Levine et al. [18] found no significant changes in plasmatic and CSF calcium and magnesium concentrations in patients with depression. Our data also show a lack of significant changes in plasmatic calcium and magnesium levels in medium and mild MD, but erythrocyte magnesium was significantly decreased. In patients with severe MD (Hamilton score > 23), the concentration of total plasmatic magnesium was lower compared to the control group, but it was not changed in mild to moderate depression. We think that the heterogeneity of data about variations in plasmatic and tissue concentrations of magnesium (and other cations) in patients with depression is due to the different degrees of depression (in some studies with MD and in others with different depressive states). The studies were performed at different moments in the evolution of the disease and the effects of therapy on the concentrations of bivalent cations were not investigated.

In some experimental models in animals, magnesium decreased the intensity of the depression. These experimental models do not reproduce human depression. Also, the ways of evaluating depressive symptoms in animals are not the same as in human MD but some mechanisms are close enough or similar.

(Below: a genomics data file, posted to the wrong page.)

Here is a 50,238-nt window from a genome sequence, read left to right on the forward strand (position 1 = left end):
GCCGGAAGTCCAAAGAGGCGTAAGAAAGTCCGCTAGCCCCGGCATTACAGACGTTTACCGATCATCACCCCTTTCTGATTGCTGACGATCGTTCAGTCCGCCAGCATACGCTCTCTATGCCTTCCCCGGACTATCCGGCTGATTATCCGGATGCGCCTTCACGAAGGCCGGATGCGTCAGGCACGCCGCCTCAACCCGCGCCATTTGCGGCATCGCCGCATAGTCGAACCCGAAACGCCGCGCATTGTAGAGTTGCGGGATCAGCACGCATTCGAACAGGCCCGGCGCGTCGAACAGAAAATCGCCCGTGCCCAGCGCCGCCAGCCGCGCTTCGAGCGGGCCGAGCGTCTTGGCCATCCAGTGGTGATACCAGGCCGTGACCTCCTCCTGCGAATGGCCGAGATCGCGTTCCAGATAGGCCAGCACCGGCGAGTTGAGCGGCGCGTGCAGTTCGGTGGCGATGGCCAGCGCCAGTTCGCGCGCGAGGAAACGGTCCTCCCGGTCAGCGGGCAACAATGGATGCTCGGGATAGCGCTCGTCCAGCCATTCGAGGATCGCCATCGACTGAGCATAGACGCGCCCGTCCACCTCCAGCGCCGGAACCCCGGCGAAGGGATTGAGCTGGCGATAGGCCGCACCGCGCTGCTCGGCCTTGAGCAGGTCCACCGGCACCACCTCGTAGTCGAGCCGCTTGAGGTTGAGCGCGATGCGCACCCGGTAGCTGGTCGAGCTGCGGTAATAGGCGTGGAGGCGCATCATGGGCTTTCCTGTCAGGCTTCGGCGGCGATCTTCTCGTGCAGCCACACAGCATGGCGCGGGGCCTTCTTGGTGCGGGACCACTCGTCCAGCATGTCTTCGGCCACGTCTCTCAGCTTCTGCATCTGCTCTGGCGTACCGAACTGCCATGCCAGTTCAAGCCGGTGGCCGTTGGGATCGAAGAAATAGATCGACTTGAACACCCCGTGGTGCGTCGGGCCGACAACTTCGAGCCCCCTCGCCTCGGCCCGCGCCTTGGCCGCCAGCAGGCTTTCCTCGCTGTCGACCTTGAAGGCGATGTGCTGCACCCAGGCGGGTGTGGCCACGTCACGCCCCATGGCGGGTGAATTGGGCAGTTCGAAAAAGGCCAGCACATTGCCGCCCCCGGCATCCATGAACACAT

Magnesium decreased post-traumatic depression following different traumatic brain injuries in rats [19]. Animals that receive MgSO4 30 minutes after injury, had a significantly decreased incidence and severity of depression. In this study, locomotion in an open field was considered to reflect general activity and a decrease in mobility was considered an indicator of depressed behavior. Rats fed with a Mg deficient diet for 48 days (Mg content < 15 mg/kg/day) and demineralized water show magnesium deficiency, associated with depression-like and anxiety-related behavior. The anxiolytic mechanism of magnesium is linked with its action at the level of NMDA receptors. There are at least two aspects of this action: the action to partially block the calcium channel linked with the NMDA receptor; the action on the glycine B site in the NMDA receptor. This magnesium action is antagonized by D-serine (100 nmol/mouse). D-serine significantly decreases the anxiolytic effect of magnesium [20].